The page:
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IndieWire FYC Brunch: ‘The Nightcrawlers’ Director on the Ethics of Filming Murderers About to Kill

What happens when you're filming murderers, carrying out government-sanctioned killings in the Philippines, and they're about to kill.

Manila, Philippines - A police officer

National Geographic’s documentary productions often take viewers into the center of dangerous situations. “Risk is inherently a part of the DNA of our films,” said Carolyn Bernstein, National Geographic’s EVP of Global Scripted Content and Documentary Films. “Whether it’s ‘Free Solo’ or ‘The Cave.’”

But one film in the company’s slate touches upon the morality of documentary filmmaking itself when presenting a journalistic account of barbarism. Director Alexander A. Mora’s harrowing new short “The Nightcrawlers” follows the devastating effects of president Rodrigo Duterte’s bloody crackdown on the drug trade in the Philippines.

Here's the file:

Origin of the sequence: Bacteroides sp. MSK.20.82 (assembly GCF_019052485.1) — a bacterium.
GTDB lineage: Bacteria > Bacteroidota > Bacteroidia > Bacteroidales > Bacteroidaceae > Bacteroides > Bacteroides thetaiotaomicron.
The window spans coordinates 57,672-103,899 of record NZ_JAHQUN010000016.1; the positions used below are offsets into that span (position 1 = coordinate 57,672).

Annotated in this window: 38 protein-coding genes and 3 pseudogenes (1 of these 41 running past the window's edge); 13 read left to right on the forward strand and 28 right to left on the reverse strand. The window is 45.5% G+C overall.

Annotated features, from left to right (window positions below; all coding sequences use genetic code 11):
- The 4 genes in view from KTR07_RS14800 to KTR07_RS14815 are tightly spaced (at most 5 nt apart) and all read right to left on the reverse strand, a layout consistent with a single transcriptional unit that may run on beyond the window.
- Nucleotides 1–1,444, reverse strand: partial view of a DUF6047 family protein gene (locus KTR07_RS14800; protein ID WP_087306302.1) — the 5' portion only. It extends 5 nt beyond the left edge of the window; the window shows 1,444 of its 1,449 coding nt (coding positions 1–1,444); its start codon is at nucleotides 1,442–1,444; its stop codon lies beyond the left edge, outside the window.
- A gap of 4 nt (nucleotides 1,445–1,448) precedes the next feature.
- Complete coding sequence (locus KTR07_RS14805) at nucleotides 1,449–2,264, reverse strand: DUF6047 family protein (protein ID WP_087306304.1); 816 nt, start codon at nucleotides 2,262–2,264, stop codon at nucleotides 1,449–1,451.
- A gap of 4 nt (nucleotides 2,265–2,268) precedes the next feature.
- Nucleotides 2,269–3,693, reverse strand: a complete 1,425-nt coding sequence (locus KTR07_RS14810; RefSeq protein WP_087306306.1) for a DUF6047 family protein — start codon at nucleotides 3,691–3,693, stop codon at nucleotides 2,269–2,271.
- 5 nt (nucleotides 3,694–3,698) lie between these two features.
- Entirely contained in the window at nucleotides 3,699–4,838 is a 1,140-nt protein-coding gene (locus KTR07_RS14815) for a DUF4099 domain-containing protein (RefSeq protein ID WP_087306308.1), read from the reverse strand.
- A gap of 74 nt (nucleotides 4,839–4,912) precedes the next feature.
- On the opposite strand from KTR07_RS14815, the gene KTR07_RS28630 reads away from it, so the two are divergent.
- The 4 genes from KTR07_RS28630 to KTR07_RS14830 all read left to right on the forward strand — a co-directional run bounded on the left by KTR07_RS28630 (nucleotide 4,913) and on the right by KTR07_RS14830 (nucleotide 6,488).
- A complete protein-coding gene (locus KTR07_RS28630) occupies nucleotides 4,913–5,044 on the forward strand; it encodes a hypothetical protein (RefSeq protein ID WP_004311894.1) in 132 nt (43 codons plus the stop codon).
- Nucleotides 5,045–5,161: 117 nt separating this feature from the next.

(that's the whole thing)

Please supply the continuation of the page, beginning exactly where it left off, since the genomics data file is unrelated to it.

At the National Geographic documentary panel at IndieWire’s FYC Brunch, held on Tuesday at Liaison Hollywood, Mora told Executive Editor Eric Kohn that he grappled with staying neutral when he was following around government-sanctioned murderers and they were preparing to kill.

“When you follow a group of people who are alleged to be killers, how far do you go in just depicting them?” Mora said.

The documentarian found, though, that there was nothing he could do to stop them.

“I asked one, ‘What would make you stop killing people?’” Mora said. “And his response was, ‘Nothing. As long as I have a gun, I will keep killing.’”

Mora joined a panel of fellow NatGeo filmmakers comprised of Ferras Fayad (“The Cave”), Richard Ladkani (“Sea of Shadows”), and editor Katie Bryer (“Lost and Found”). The short “Lost and Found” has been paired with “The Nightcrawlers” in an awards-qualifying theatrical run; it centers on a Rohingya refugee trying to help reunite family members at a refugee camp on the Myanmar border.

The theme of “risk” that Bernstein mentioned carries through the other films as well. Fayad filmed “The Cave,” about the effects of the Syrian Civil War, and made it his mission to make the conflict less of an abstraction for the American audience. “I want you to live with the Syrians there,” Fayad said. “That you have an emotional connection to them.”

Ladkani, director of “Sea of Shadows,” faced down Mexican cartels to document the struggle to save the Vaquita, the smallest whale on the planet.

IndieWire’s FYC Brunch took place at Liaison Hollywood on Las Palmas November 5. The event is presented by Amazon Studios, Apple Originals, Netflix, Disney, NatGeo, and United Artists Releasing.

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